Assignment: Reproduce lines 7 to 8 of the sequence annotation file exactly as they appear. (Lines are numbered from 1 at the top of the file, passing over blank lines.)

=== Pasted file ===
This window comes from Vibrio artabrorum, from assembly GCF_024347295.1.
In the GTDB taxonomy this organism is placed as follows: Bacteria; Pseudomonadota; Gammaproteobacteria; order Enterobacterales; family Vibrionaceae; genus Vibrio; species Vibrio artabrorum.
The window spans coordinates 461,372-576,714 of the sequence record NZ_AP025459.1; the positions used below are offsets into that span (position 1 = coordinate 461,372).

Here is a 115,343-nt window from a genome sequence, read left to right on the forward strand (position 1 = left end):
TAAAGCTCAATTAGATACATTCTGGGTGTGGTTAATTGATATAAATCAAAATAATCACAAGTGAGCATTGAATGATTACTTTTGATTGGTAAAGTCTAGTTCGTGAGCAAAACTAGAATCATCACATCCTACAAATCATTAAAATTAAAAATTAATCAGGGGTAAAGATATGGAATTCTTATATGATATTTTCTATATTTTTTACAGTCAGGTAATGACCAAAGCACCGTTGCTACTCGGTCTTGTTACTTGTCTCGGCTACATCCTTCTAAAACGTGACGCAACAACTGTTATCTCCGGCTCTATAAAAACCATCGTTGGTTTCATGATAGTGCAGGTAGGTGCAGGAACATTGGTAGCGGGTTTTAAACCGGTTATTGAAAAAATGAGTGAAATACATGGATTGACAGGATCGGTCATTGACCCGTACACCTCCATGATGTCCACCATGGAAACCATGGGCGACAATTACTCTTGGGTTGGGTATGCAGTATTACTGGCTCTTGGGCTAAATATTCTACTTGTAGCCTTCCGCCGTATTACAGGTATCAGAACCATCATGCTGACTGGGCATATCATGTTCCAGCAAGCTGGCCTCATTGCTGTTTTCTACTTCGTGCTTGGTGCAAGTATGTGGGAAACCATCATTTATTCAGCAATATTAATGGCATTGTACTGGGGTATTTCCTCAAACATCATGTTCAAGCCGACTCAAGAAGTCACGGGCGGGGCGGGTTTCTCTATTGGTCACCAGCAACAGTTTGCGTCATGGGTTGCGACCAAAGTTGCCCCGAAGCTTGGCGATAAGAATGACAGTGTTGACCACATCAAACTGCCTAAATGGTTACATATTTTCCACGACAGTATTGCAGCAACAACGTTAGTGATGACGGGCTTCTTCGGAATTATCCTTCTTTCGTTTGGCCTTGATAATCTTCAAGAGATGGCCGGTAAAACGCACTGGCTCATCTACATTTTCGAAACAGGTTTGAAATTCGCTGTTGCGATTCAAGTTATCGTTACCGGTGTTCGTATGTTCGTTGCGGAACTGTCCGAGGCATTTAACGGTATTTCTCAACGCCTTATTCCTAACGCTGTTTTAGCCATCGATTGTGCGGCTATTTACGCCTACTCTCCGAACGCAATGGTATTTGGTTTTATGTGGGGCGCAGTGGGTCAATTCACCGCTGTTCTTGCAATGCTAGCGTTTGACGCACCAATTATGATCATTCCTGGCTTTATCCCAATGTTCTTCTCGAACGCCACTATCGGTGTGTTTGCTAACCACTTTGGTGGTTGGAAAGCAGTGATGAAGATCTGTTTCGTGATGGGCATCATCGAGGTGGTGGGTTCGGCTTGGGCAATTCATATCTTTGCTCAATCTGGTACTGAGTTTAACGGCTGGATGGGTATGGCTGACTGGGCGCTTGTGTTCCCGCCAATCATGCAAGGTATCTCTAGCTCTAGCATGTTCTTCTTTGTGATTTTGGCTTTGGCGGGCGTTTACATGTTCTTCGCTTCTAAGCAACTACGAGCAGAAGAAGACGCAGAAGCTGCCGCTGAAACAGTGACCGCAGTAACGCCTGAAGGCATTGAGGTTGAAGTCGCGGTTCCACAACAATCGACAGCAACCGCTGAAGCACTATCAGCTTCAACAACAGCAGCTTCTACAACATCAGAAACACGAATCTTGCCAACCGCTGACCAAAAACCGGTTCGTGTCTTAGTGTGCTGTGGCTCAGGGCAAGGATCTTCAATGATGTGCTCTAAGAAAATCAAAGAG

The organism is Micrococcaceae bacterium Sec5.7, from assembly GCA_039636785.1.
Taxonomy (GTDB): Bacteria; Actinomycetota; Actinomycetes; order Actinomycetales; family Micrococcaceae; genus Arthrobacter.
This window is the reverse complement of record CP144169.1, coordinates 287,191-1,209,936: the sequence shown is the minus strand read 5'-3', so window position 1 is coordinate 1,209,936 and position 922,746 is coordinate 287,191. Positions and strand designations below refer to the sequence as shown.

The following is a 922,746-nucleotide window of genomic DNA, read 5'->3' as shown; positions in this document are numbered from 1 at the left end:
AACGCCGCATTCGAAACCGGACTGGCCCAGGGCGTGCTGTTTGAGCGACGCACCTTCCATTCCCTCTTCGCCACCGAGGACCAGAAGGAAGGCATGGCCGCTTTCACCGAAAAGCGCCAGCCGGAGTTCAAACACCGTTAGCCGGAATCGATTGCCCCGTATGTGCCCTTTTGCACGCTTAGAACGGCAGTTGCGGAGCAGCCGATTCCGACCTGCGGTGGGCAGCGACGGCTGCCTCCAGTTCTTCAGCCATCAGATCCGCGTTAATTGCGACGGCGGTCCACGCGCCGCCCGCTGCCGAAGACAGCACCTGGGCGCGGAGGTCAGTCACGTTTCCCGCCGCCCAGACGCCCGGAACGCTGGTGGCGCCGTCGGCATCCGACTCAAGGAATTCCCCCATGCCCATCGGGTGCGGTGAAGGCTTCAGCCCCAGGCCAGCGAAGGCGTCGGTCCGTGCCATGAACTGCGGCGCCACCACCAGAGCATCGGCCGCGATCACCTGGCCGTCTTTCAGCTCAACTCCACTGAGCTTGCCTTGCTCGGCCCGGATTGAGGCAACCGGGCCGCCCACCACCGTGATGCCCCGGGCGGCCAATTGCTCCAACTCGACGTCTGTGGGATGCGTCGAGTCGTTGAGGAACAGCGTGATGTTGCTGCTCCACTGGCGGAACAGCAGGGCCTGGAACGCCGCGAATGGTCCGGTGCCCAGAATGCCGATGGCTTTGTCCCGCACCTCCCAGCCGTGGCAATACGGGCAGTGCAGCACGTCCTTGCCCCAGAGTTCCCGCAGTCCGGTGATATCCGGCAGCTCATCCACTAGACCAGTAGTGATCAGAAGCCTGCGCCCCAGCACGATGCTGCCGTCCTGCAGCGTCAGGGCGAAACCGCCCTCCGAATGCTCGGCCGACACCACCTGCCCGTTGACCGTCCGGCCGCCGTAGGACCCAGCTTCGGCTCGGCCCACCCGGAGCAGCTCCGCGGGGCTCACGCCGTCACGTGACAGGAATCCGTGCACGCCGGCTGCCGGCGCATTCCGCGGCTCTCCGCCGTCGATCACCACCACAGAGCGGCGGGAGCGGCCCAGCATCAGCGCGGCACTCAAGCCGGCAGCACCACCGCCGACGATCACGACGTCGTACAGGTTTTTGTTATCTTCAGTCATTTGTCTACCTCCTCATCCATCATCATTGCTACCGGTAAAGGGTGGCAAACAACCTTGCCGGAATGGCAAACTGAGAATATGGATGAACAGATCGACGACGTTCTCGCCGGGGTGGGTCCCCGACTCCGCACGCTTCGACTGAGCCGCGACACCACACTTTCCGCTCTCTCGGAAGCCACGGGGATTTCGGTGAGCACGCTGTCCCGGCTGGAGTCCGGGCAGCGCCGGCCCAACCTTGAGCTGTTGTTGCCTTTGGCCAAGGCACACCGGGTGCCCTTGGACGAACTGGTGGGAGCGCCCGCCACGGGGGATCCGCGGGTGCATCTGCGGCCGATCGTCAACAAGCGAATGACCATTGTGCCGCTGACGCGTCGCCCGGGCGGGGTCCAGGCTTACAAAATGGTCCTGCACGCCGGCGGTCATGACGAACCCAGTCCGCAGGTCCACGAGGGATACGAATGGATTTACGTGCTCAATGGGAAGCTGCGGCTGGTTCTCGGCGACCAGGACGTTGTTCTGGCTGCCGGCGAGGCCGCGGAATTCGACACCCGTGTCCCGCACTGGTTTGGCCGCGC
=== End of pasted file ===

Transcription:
Taxonomy (GTDB): Bacteria; Actinomycetota; Actinomycetes; order Actinomycetales; family Micrococcaceae; genus Arthrobacter.
This window is the reverse complement of record CP144169.1, coordinates 287,191-1,209,936: the sequence shown is the minus strand read 5'-3', so window position 1 is coordinate 1,209,936 and position 922,746 is coordinate 287,191. Positions and strand designations below refer to the sequence as shown.